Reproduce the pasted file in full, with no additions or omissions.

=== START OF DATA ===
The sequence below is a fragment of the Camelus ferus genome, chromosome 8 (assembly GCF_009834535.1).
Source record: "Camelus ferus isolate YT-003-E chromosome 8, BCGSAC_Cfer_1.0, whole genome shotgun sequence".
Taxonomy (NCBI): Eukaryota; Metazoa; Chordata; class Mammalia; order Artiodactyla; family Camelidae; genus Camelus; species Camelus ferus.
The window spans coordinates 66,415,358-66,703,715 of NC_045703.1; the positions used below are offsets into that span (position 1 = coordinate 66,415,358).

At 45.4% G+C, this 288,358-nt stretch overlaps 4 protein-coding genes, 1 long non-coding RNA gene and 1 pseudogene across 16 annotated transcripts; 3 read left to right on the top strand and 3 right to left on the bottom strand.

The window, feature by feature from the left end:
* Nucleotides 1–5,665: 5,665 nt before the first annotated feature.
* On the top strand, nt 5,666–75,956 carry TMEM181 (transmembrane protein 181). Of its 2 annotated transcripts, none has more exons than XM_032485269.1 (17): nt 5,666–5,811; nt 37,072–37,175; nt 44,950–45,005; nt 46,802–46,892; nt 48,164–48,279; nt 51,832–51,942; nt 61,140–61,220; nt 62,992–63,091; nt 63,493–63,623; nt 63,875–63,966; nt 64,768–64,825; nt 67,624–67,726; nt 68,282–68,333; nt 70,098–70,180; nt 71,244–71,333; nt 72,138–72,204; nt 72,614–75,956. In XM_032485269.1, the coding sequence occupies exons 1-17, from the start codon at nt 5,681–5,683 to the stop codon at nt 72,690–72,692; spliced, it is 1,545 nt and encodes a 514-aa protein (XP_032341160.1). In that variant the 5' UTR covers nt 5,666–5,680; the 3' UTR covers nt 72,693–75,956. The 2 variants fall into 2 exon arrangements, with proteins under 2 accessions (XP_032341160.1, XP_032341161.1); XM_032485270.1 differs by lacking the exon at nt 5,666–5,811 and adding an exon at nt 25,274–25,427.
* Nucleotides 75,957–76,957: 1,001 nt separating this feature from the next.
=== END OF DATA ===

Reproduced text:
The sequence below is a fragment of the Camelus ferus genome, chromosome 8 (assembly GCF_009834535.1).
Source record: "Camelus ferus isolate YT-003-E chromosome 8, BCGSAC_Cfer_1.0, whole genome shotgun sequence".
Taxonomy (NCBI): Eukaryota; Metazoa; Chordata; class Mammalia; order Artiodactyla; family Camelidae; genus Camelus; species Camelus ferus.
The window spans coordinates 66,415,358-66,703,715 of NC_045703.1; the positions used below are offsets into that span (position 1 = coordinate 66,415,358).

At 45.4% G+C, this 288,358-nt stretch overlaps 4 protein-coding genes, 1 long non-coding RNA gene and 1 pseudogene across 16 annotated transcripts; 3 read left to right on the top strand and 3 right to left on the bottom strand.

The window, feature by feature from the left end:
* Nucleotides 1–5,665: 5,665 nt before the first annotated feature.
* On the top strand, nt 5,666–75,956 carry TMEM181 (transmembrane protein 181). Of its 2 annotated transcripts, none has more exons than XM_032485269.1 (17): nt 5,666–5,811; nt 37,072–37,175; nt 44,950–45,005; nt 46,802–46,892; nt 48,164–48,279; nt 51,832–51,942; nt 61,140–61,220; nt 62,992–63,091; nt 63,493–63,623; nt 63,875–63,966; nt 64,768–64,825; nt 67,624–67,726; nt 68,282–68,333; nt 70,098–70,180; nt 71,244–71,333; nt 72,138–72,204; nt 72,614–75,956. In XM_032485269.1, the coding sequence occupies exons 1-17, from the start codon at nt 5,681–5,683 to the stop codon at nt 72,690–72,692; spliced, it is 1,545 nt and encodes a 514-aa protein (XP_032341160.1). In that variant the 5' UTR covers nt 5,666–5,680; the 3' UTR covers nt 72,693–75,956. The 2 variants fall into 2 exon arrangements, with proteins under 2 accessions (XP_032341160.1, XP_032341161.1); XM_032485270.1 differs by lacking the exon at nt 5,666–5,811 and adding an exon at nt 25,274–25,427.
* Nucleotides 75,957–76,957: 1,001 nt separating this feature from the next.